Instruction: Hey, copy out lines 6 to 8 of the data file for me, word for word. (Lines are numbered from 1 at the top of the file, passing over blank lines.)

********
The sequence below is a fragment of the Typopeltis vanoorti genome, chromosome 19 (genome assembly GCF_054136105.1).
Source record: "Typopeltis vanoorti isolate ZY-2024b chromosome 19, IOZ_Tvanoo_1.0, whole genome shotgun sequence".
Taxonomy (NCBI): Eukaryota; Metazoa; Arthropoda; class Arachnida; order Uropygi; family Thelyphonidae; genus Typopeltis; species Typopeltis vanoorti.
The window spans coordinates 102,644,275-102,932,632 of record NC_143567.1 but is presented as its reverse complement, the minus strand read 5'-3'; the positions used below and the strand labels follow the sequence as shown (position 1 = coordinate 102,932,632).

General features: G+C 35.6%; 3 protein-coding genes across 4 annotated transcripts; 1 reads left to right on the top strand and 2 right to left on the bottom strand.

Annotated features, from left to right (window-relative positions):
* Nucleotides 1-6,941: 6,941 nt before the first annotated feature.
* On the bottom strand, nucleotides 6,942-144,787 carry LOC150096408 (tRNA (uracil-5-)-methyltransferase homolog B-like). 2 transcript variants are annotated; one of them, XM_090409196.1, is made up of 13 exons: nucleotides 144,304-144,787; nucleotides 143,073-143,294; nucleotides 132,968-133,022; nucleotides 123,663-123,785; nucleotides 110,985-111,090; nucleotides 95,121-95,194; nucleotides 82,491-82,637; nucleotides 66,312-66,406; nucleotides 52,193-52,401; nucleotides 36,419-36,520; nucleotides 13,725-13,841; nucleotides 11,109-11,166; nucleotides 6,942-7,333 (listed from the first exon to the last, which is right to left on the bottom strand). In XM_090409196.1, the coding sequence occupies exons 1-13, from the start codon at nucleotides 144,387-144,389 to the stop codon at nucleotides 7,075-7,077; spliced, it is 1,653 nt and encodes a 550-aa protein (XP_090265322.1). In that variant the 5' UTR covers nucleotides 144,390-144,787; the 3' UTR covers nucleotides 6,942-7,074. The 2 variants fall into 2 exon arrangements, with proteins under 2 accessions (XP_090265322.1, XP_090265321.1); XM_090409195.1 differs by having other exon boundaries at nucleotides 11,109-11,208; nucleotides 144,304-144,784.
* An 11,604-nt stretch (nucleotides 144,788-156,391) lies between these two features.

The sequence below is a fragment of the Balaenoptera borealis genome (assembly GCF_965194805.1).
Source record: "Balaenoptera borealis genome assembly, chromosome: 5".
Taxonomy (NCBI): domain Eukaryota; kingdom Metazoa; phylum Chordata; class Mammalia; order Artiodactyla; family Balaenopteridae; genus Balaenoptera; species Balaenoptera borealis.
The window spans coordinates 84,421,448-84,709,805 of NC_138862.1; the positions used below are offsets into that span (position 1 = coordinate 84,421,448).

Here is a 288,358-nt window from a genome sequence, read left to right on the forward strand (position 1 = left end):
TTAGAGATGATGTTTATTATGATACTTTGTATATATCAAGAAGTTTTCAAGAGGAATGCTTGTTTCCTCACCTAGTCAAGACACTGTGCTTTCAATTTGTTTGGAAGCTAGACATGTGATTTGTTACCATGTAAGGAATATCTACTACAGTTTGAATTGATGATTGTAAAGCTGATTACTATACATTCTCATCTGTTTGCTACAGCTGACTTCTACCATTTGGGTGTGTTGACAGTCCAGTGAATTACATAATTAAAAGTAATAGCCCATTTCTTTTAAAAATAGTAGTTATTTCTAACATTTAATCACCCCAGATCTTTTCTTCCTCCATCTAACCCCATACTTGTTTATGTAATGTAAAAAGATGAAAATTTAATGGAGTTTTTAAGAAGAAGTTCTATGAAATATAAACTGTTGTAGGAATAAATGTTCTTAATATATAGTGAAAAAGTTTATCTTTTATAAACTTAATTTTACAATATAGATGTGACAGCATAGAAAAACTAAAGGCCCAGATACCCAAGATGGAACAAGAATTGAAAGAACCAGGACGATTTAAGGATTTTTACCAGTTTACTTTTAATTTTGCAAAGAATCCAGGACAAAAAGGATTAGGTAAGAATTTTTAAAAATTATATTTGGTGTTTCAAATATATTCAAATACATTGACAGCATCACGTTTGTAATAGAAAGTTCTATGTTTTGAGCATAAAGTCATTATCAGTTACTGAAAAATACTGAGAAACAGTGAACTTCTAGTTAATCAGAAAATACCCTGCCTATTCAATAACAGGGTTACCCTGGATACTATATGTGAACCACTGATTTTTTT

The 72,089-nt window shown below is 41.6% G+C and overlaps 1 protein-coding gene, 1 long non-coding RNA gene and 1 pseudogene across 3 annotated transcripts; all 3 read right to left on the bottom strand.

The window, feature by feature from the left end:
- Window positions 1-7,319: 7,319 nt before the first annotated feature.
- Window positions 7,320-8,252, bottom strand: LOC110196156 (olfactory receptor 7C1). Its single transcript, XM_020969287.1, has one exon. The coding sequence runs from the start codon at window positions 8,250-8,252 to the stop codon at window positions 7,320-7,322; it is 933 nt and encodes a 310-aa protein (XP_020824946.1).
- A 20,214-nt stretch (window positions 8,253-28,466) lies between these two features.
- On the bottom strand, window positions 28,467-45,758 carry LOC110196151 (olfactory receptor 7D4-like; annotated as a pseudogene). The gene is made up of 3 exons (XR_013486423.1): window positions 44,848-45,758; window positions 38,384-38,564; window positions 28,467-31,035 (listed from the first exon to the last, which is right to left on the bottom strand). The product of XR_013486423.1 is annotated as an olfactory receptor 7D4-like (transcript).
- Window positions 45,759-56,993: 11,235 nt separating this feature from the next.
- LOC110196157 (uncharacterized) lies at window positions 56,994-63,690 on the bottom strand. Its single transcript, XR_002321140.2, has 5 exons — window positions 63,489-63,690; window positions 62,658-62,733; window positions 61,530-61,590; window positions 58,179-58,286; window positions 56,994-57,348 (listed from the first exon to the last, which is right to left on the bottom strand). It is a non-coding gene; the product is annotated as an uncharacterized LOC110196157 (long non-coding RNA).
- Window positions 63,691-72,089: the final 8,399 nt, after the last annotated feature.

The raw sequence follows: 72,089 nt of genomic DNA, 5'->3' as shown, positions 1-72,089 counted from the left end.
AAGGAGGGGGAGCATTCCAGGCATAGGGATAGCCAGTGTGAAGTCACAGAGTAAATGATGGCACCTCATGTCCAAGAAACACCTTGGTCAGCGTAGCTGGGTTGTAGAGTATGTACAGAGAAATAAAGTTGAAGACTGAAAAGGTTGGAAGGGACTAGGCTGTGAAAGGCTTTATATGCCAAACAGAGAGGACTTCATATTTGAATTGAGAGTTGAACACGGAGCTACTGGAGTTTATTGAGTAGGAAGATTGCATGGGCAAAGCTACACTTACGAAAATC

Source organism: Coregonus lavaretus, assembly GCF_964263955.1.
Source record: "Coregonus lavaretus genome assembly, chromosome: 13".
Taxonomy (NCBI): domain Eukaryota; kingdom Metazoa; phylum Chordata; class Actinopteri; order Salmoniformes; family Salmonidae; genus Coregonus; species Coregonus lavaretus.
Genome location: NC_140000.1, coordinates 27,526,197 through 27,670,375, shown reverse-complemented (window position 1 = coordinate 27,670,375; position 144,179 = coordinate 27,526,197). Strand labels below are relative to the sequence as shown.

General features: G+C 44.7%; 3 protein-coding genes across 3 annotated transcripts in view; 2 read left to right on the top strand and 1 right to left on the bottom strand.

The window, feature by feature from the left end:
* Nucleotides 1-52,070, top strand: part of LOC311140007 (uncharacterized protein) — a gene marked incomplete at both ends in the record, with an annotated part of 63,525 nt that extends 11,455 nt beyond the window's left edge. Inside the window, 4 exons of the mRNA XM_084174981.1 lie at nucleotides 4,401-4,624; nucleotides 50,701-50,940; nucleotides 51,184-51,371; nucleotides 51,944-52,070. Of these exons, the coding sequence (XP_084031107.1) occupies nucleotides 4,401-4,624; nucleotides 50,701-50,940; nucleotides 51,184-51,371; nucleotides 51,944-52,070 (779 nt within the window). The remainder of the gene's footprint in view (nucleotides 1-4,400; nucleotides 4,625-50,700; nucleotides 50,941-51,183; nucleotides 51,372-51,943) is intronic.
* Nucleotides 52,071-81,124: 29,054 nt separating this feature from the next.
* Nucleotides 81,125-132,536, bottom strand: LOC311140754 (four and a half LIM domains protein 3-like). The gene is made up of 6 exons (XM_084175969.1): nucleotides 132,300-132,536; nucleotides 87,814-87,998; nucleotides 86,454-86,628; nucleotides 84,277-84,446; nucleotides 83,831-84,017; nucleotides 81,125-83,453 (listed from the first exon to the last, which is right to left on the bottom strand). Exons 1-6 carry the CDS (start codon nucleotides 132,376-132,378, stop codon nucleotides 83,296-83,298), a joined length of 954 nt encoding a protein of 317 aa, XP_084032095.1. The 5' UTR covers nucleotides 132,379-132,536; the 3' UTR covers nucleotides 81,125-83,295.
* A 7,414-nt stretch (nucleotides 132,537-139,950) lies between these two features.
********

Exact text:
Annotated features, from left to right (window-relative positions):
* Nucleotides 1-6,941: 6,941 nt before the first annotated feature.
* On the bottom strand, nucleotides 6,942-144,787 carry LOC150096408 (tRNA (uracil-5-)-methyltransferase homolog B-like). 2 transcript variants are annotated; one of them, XM_090409196.1, is made up of 13 exons: nucleotides 144,304-144,787; nucleotides 143,073-143,294; nucleotides 132,968-133,022; nucleotides 123,663-123,785; nucleotides 110,985-111,090; nucleotides 95,121-95,194; nucleotides 82,491-82,637; nucleotides 66,312-66,406; nucleotides 52,193-52,401; nucleotides 36,419-36,520; nucleotides 13,725-13,841; nucleotides 11,109-11,166; nucleotides 6,942-7,333 (listed from the first exon to the last, which is right to left on the bottom strand). In XM_090409196.1, the coding sequence occupies exons 1-13, from the start codon at nucleotides 144,387-144,389 to the stop codon at nucleotides 7,075-7,077; spliced, it is 1,653 nt and encodes a 550-aa protein (XP_090265322.1). In that variant the 5' UTR covers nucleotides 144,390-144,787; the 3' UTR covers nucleotides 6,942-7,074. The 2 variants fall into 2 exon arrangements, with proteins under 2 accessions (XP_090265322.1, XP_090265321.1); XM_090409195.1 differs by having other exon boundaries at nucleotides 11,109-11,208; nucleotides 144,304-144,784.